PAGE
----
There are many ways to market your company, products, and services. Choosing which methods to use depends on how you want your information to be absorbed. Two methods of online marketing include white papers and blog posts. The majority of people understand what blog posts are but do not understand what white papers are and how to utilize them. Knowing the difference between the two will help you decide how to implement your marketing strategy.
What are White Papers?
White papers are in-depth informational or authoritative reports that educate the audience on a topic. They typically present a problem and offer up a solution. The main purpose of using white papers is to generate leads, and they can be a crucial step in the buying process.
White papers are a form of marketing, meaning it is important to not only focus on content but about the product itself. As a business, you want to turn readers into buyers, and that is done through talking about how the product can benefit them directly. Why they need it, how it will help them, problems it solves, and other components are essential knowledge for the reader.
There are some misconceptions that white papers are essentially a product pitch. This is not true, but it can easily seem like a product pitch if you are overselling your product or service. It is important to find the right balance between and persuading the audience while educating them.
Making a White Paper
There are no set rules to what qualifies as a white paper. There are, however, some widely accepted requirements for what makes a white paper great. The basis of any good white paper includes the following:
- Length: the majority of white papers are no less than six pages in length. They can be however long they need be, as long as it is over six pages.
- Format: white paper content is usually in the form of a downloadable PDF. Sometimes it may require an email address to download as well.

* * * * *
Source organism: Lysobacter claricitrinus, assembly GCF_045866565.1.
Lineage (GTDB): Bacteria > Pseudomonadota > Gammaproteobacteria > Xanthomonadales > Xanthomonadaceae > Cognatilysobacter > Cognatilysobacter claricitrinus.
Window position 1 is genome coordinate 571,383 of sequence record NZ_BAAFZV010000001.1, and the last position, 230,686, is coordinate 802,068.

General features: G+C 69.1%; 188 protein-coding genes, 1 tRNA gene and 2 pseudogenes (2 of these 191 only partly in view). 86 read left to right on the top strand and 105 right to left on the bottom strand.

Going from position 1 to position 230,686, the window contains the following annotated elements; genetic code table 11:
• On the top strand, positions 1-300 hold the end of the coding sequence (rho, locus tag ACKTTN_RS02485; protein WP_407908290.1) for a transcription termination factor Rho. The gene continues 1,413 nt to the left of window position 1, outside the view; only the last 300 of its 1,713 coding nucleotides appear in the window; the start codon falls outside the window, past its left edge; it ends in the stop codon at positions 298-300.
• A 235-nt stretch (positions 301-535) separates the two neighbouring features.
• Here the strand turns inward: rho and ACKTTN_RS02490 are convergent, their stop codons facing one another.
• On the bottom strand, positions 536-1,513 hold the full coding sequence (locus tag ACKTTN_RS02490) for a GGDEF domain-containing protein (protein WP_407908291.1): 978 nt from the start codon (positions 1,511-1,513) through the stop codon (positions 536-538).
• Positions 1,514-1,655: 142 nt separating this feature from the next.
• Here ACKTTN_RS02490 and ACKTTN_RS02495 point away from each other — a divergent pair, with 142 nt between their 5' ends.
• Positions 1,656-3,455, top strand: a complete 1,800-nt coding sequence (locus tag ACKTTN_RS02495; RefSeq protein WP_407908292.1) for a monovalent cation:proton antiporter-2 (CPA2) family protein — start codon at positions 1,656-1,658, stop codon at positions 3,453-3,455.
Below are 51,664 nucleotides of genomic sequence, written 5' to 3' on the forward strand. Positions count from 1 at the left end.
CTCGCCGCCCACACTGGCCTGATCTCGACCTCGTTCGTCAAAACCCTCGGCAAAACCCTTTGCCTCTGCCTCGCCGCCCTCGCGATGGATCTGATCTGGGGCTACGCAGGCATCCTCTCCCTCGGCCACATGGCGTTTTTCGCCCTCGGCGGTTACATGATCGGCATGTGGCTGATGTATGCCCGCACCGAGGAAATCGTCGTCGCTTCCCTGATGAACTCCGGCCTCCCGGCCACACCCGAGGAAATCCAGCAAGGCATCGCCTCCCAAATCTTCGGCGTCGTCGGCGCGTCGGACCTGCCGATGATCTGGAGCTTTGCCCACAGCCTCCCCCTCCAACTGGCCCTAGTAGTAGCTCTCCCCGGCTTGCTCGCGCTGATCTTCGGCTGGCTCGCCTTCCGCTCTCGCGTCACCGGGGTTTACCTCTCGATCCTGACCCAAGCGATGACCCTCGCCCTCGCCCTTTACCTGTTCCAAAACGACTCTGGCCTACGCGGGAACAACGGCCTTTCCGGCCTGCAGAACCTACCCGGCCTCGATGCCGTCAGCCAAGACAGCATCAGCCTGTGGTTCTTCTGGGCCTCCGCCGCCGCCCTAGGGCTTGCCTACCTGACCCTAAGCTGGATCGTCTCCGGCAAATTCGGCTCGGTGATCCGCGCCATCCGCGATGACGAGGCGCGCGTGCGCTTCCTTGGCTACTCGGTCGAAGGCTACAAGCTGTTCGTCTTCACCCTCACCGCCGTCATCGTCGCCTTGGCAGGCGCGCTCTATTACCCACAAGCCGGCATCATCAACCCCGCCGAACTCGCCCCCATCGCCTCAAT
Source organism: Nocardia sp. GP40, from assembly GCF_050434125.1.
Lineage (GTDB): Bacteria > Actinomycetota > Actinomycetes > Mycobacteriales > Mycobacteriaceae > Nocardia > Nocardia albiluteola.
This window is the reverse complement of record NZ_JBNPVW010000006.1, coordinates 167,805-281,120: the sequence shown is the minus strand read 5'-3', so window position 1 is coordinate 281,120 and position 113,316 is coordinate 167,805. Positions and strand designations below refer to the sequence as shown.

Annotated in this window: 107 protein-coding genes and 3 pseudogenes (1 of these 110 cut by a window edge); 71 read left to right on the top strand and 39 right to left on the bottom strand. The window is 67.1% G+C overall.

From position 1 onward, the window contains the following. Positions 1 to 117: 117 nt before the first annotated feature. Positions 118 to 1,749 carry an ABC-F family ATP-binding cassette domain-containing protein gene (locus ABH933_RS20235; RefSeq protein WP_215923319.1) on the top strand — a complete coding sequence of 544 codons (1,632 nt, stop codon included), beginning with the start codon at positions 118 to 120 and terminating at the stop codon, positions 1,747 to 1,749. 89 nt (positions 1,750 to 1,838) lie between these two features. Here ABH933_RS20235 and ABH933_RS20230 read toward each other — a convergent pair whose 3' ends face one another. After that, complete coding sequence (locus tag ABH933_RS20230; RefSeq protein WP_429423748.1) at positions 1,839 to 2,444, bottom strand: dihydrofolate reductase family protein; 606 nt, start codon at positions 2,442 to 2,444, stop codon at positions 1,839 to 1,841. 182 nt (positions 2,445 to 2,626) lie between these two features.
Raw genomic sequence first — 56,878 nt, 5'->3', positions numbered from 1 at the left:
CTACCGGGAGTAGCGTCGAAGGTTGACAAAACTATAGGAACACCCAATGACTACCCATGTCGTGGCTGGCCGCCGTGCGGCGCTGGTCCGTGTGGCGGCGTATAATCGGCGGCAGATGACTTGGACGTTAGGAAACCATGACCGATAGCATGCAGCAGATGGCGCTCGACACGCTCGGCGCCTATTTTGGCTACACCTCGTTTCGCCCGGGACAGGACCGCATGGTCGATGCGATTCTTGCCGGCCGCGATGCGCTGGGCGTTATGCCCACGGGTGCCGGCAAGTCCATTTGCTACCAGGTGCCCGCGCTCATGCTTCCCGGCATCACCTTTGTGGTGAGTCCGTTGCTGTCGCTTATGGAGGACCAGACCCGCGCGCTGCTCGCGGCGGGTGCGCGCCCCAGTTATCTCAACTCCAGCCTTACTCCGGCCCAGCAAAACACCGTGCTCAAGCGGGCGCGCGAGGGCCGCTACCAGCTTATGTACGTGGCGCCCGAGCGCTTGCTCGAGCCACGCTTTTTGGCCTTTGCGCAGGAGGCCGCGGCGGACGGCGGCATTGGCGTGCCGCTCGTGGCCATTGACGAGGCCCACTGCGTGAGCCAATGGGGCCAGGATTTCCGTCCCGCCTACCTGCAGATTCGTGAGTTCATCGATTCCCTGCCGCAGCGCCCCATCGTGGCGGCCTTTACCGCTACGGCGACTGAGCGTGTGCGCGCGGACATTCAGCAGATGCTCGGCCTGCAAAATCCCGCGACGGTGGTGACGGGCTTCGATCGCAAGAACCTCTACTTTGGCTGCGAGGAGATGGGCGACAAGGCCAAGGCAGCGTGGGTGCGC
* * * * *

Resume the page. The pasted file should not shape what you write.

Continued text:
- Style: it will take a while for the audience to read through a white paper. It needs to be interesting with images, easy-to-read fonts, some colors, and a simple layout.
- Tone: a professional and serious tone is a must. White papers are like reports, and you want to be able to show you are an expert in what you are talking about.
- Structure: since a white paper is more in-depth, there is a basic structure to follow. It will need an eye-catching title that will interest the reader, a table of contents, an introduction to the content, and in some cases, an executive summary. The first few pages of the white paper should highlight and explain the problem at hand. The next several pages should offer up a solution to the problem and then provide examples of when the solution worked for others. Then, as always, finish the content off with a conclusion.
Utilizing Blog Posts
Businesses utilize blog posts because regularly curated content engages their target audience. They are typically one page but can sometimes span a few web pages depending on how the site is designed or how much information is being shared. Blog posts help attract online traffic, engage your audience, and help convert leads to sales.